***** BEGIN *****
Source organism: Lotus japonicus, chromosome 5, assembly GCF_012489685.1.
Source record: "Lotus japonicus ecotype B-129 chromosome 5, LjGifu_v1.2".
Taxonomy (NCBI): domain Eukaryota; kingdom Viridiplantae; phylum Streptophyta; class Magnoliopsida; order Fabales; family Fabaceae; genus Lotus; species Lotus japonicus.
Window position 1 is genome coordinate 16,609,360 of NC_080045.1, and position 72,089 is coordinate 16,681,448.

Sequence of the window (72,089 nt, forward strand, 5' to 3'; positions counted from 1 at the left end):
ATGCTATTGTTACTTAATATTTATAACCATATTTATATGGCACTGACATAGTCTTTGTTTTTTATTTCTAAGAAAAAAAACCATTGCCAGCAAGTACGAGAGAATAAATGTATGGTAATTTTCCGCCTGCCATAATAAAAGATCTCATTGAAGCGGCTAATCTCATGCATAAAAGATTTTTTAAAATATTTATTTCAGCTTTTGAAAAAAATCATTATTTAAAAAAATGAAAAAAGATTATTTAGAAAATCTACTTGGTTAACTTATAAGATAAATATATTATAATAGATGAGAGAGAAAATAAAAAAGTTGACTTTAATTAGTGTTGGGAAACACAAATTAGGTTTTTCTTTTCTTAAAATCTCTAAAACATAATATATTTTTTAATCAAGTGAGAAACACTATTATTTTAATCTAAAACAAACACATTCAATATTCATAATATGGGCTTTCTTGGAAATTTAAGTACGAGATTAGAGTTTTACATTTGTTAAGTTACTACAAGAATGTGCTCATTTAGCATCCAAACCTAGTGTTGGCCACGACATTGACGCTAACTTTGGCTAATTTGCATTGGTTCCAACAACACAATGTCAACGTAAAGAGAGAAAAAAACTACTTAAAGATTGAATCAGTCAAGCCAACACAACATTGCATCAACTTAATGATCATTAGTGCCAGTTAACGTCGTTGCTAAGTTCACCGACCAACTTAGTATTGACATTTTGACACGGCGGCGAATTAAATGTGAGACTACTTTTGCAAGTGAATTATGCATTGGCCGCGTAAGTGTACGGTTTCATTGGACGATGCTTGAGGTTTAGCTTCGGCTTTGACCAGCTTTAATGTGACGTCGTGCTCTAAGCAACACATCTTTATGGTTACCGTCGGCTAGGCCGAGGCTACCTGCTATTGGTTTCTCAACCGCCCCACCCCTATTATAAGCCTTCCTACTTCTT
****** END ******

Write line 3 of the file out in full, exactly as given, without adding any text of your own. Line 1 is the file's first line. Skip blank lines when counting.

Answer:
Taxonomy (NCBI): domain Eukaryota; kingdom Viridiplantae; phylum Streptophyta; class Magnoliopsida; order Fabales; family Fabaceae; genus Lotus; species Lotus japonicus.